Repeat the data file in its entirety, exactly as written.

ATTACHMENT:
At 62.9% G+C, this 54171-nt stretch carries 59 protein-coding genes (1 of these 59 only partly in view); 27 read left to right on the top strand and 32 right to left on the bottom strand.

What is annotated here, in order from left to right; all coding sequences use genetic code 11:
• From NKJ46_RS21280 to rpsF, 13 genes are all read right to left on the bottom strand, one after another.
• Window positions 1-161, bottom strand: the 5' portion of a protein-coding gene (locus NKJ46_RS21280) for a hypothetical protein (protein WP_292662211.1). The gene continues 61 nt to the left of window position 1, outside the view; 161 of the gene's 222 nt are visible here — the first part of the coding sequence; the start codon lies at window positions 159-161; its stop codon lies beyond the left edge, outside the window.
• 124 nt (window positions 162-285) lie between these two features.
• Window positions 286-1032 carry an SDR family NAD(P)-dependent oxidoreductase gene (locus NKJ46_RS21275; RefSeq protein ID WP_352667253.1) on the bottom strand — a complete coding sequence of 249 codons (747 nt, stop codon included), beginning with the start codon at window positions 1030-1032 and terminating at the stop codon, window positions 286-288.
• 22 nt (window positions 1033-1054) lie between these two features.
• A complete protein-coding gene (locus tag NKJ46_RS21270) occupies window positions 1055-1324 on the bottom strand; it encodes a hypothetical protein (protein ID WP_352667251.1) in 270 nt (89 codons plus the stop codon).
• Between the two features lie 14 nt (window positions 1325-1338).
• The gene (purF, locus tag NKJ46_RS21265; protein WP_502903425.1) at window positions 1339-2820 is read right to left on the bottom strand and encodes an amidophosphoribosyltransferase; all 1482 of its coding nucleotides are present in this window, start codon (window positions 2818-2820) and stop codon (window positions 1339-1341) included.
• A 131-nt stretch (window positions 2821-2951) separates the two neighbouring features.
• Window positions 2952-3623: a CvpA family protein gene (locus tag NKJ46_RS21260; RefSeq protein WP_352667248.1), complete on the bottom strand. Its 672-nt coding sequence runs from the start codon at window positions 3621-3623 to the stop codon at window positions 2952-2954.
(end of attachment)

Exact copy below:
At 62.9% G+C, this 54171-nt stretch carries 59 protein-coding genes (1 of these 59 only partly in view); 27 read left to right on the top strand and 32 right to left on the bottom strand.

What is annotated here, in order from left to right; all coding sequences use genetic code 11:
• From NKJ46_RS21280 to rpsF, 13 genes are all read right to left on the bottom strand, one after another.
• Window positions 1-161, bottom strand: the 5' portion of a protein-coding gene (locus NKJ46_RS21280) for a hypothetical protein (protein WP_292662211.1). The gene continues 61 nt to the left of window position 1, outside the view; 161 of the gene's 222 nt are visible here — the first part of the coding sequence; the start codon lies at window positions 159-161; its stop codon lies beyond the left edge, outside the window.
• 124 nt (window positions 162-285) lie between these two features.
• Window positions 286-1032 carry an SDR family NAD(P)-dependent oxidoreductase gene (locus NKJ46_RS21275; RefSeq protein ID WP_352667253.1) on the bottom strand — a complete coding sequence of 249 codons (747 nt, stop codon included), beginning with the start codon at window positions 1030-1032 and terminating at the stop codon, window positions 286-288.
• 22 nt (window positions 1033-1054) lie between these two features.
• A complete protein-coding gene (locus tag NKJ46_RS21270) occupies window positions 1055-1324 on the bottom strand; it encodes a hypothetical protein (protein ID WP_352667251.1) in 270 nt (89 codons plus the stop codon).
• Between the two features lie 14 nt (window positions 1325-1338).
• The gene (purF, locus tag NKJ46_RS21265; protein WP_502903425.1) at window positions 1339-2820 is read right to left on the bottom strand and encodes an amidophosphoribosyltransferase; all 1482 of its coding nucleotides are present in this window, start codon (window positions 2818-2820) and stop codon (window positions 1339-1341) included.
• A 131-nt stretch (window positions 2821-2951) separates the two neighbouring features.
• Window positions 2952-3623: a CvpA family protein gene (locus tag NKJ46_RS21260; RefSeq protein WP_352667248.1), complete on the bottom strand. Its 672-nt coding sequence runs from the start codon at window positions 3621-3623 to the stop codon at window positions 2952-2954.